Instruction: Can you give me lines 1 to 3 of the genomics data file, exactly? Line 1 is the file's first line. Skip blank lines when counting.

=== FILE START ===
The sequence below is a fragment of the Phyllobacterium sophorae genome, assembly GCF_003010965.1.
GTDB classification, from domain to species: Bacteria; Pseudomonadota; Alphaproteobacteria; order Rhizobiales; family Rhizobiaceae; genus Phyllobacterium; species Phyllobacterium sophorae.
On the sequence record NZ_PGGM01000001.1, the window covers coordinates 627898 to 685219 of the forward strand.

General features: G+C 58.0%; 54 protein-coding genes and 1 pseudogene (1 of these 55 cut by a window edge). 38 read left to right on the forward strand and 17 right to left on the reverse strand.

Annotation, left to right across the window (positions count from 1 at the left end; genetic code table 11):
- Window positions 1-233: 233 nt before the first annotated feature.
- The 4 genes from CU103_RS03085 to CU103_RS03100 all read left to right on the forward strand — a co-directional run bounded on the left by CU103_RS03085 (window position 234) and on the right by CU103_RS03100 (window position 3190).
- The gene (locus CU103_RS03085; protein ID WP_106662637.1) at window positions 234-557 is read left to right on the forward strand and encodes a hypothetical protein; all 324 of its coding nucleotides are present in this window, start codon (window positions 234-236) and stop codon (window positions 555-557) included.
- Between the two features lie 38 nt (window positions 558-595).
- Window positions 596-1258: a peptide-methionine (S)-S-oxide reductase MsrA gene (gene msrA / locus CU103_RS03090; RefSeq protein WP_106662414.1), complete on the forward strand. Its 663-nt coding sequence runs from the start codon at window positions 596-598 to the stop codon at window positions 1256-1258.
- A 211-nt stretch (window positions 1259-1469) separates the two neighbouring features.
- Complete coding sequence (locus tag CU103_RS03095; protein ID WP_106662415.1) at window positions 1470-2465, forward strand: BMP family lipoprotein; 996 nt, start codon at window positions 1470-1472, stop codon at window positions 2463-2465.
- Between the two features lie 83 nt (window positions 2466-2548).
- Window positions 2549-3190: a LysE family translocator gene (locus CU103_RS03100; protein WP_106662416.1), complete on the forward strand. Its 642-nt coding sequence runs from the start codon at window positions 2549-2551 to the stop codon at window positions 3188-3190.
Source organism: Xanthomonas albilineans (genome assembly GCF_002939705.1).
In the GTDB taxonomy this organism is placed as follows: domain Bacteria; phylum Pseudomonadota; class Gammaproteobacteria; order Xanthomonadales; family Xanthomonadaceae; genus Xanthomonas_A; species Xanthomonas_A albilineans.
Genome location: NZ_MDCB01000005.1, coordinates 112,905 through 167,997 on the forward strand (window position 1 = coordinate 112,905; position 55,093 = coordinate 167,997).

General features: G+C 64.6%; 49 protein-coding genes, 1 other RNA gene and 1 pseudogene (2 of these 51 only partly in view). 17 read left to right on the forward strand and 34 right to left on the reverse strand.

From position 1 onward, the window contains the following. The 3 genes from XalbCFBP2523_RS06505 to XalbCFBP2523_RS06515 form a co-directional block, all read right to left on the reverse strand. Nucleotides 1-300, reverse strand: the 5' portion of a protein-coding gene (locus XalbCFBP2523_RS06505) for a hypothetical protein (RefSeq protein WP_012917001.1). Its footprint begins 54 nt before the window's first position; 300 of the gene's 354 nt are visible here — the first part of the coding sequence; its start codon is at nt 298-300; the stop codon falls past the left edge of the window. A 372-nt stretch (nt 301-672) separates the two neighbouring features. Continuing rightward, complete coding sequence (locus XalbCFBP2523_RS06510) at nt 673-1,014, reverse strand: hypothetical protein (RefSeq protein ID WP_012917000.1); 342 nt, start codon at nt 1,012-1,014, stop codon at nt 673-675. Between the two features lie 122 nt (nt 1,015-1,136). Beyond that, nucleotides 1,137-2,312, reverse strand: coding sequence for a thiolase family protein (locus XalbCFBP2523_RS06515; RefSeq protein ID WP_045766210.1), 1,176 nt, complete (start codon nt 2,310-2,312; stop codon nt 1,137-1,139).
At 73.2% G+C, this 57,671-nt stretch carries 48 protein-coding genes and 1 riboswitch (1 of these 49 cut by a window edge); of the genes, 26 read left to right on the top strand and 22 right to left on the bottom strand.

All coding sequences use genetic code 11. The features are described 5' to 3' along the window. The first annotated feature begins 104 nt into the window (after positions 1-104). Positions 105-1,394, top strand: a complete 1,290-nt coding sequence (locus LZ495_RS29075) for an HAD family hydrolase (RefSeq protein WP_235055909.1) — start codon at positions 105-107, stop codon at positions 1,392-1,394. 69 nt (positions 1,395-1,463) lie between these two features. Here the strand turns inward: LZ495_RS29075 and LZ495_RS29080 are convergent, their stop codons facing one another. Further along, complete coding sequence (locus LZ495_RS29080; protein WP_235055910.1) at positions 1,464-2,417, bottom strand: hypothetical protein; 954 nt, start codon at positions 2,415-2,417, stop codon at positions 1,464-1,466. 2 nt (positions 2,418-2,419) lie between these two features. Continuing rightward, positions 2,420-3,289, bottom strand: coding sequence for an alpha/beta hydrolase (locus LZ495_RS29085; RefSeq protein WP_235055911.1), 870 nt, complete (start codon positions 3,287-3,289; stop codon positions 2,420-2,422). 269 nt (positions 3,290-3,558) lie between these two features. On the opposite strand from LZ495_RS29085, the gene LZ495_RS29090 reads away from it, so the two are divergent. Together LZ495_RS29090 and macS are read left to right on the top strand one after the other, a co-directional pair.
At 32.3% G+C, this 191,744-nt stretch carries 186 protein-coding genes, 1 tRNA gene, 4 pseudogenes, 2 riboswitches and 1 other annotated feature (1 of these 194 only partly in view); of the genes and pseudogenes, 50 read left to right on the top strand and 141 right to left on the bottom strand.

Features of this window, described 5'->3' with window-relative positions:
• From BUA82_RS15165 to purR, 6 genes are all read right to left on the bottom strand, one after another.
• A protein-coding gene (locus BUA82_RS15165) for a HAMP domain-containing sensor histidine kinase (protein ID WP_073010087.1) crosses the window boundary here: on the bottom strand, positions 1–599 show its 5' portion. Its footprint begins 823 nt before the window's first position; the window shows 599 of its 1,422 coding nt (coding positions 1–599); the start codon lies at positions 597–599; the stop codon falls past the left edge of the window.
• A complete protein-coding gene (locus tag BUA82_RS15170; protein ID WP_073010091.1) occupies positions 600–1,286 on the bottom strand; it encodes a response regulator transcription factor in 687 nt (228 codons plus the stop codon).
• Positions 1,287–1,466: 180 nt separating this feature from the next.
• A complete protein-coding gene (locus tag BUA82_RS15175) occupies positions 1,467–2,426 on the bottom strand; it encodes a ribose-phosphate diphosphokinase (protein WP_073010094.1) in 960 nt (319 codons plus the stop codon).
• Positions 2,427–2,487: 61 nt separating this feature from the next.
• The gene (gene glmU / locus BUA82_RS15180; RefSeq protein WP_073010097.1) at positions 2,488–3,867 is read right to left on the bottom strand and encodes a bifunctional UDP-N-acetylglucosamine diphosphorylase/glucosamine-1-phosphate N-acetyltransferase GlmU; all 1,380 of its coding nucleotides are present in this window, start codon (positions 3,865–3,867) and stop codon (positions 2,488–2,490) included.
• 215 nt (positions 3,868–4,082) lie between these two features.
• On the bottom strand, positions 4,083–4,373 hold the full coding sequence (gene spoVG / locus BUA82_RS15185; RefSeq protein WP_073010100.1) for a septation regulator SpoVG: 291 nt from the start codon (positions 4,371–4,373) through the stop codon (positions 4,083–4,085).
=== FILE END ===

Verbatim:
The sequence below is a fragment of the Phyllobacterium sophorae genome, assembly GCF_003010965.1.
GTDB classification, from domain to species: Bacteria; Pseudomonadota; Alphaproteobacteria; order Rhizobiales; family Rhizobiaceae; genus Phyllobacterium; species Phyllobacterium sophorae.
On the sequence record NZ_PGGM01000001.1, the window covers coordinates 627898 to 685219 of the forward strand.